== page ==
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A Trust Betrayed in Physics

Science: In the latest lab disgrace, the scientist had gained a faithful following. Too faithful?


NEW YORK — It seemed almost too good to be true.

Late last year, scientists at Bell Labs discovered a way to construct a transistor out of a single molecule. The man behind it all was Jan Hendrik Schon, a 32-year-old physicist who seemed destined to win a Nobel Prize one day.

But Schon's discovery was exposed as a fake Tuesday, and now his case is raising troubling questions about how well the community of physics--whose work is the foundation of key military, industrial and commercial developments--can police itself.

Schon's dismissal from Bell Labs casts a shadow on what many consider the fastest-moving research area in science today--a field that holds the promise of entirely new approaches to computing and new industries to capitalize on them.

Physics, like all fields of science, is an enterprise that traffics in facts but is sustained by faith in its own integrity.

The Schon case is the second major instance of research misconduct to come to light this year. In July, officials at the Lawrence Berkeley National Laboratory admitted that the stunning discovery of a new element was fabricated.

Some experts say many physicists are too trusting or simply unwilling to look too closely at research practices. The peer-review process meant to guarantee scientific integrity is too much the paper tiger, they say, too easily influenced by a researcher's reputation.

The extensive pattern of misconduct in the Schon case also highlights the responsibility of other scientists who lend their names as co-workers to the research papers that are published. They share in the discovery and take some credit for it, yet often they may not be able to vouch for all the work that went into an experiment.

"The physics community may be less on guard and more willing to take results on trust," said Yale University science historian Daniel Kevles, who has written extensively on research misconduct.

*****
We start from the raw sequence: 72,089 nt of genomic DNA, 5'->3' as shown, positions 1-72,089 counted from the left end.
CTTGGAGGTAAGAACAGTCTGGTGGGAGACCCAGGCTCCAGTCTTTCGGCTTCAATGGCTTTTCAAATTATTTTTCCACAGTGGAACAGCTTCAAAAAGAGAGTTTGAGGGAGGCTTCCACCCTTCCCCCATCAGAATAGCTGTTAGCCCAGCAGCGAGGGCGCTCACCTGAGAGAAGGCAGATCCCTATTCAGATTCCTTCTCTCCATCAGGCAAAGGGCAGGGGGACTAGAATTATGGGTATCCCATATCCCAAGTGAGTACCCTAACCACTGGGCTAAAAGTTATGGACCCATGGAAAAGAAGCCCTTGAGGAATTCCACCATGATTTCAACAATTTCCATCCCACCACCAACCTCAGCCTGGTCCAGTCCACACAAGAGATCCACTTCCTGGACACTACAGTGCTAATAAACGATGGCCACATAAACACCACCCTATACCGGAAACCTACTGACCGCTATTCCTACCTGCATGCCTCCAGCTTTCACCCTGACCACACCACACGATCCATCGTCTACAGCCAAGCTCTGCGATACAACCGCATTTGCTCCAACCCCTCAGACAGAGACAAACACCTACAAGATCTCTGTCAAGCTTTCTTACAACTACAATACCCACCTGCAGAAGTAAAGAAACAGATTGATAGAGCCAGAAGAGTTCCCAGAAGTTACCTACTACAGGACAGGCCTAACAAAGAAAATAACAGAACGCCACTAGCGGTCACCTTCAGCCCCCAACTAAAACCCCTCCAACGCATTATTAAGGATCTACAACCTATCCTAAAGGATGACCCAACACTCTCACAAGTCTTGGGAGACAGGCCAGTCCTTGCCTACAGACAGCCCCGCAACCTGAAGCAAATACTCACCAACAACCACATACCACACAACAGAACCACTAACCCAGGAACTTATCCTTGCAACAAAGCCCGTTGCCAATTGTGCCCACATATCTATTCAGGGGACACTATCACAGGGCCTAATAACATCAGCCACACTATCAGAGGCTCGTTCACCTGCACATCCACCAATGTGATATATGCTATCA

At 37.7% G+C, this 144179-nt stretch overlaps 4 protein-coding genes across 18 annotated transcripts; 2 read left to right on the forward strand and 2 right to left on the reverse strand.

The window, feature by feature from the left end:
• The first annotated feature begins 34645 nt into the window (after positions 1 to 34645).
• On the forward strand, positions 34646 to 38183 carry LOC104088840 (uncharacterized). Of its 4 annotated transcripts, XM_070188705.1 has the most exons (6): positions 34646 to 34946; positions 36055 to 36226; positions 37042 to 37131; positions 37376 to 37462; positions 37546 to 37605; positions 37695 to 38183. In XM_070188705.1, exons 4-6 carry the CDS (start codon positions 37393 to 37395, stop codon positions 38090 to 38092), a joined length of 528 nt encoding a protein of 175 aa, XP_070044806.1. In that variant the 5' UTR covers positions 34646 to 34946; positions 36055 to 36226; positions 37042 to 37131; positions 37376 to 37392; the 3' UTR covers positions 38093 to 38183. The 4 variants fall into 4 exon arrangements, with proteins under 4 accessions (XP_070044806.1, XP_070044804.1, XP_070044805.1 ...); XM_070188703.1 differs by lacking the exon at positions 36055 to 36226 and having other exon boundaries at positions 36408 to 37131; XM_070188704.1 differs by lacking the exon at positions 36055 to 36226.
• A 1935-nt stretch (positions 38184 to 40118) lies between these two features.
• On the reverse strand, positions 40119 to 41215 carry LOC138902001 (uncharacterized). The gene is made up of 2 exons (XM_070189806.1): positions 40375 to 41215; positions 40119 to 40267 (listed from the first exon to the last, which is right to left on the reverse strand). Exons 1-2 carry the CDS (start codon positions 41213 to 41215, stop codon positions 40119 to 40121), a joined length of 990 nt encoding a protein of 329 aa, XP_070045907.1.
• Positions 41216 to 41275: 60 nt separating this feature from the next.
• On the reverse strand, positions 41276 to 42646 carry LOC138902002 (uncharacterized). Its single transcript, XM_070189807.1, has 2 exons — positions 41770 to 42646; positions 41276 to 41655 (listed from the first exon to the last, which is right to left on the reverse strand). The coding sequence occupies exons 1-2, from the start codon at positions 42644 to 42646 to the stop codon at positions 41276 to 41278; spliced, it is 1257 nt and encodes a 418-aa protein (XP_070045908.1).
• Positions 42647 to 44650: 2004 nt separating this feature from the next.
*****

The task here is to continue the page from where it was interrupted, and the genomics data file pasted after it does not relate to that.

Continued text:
Mostly, however, scientists are asking themselves just how Schon thought his fabrications would withstand sustained scrutiny.

"I am absolutely mystified about what made him think he could get away with such a thing," said Caltech physicist and Vice Provost David Goodstein. "This is high-profile stuff that people would want to build on to make new advances."

Schon had been recruited to join Bell Labs by Bertram Batlogg, one of the most prominent physicists in the world. Batlogg, then head of Bell Labs' materials physics research department, was looking for an experimental wizard to study the possibility of building organic transistors--vanishingly small electronic components based not on silicon but carbon.

These organic, molecule-sized components were seen as the next breakthrough technology to replace silicon circuits, which are approaching their physical limits for miniaturization. Chips made of organic materials, like plastics, could lead not only to vastly more powerful computers but also a host of new uses, such as flexible electronic displays.

The problem was trying to make something on such a small scale. Many researchers had tried and failed miserably.

But Schon eventually began publishing breakthrough papers that described a method of transforming organic crystals into electronic components.

At the height of his success barely a year ago, almost everybody at Bell Labs admired Schon's modest and unpretentious style.

They lauded his deep grasp of condensed-matter physics and solid-state devices. He worked long hours in the lab too, they said, always wiring up new samples of the exotic materials that were the subject of his experiments.

Most of all, they were dazzled by his ability to write such clear, coherent research papers at such a remarkable rate--one paper every eight days last year. He and his colleagues churned out more than 90 papers since 1998.

His findings sent an entire field of physics buzzing. The company that employed him did not shy from trumpeting his success. "This work pushes the miniaturization of electronics to its final frontier," Federico Capasso, a Bell Labs vice president, said in a news release on one of Schon's discoveries.

His most startling discovery was the creation of a transistor made of just one molecule.

The device was built by cooking organic molecules in a beaker and pouring them onto a layer of gold atoms. The molecules assembled themselves into a pattern allowing them to function as transistors, the key components of modern electronics. A top layer of gold atoms completed the construction.

This and all his findings were peer-reviewed by panels of other scientists and published in the world's leading research journals, such as Science and Nature.

Indeed, one of his papers published in Science in February 2000 was one of the most cited physics papers that year, according to the Institute for Scientific Information.

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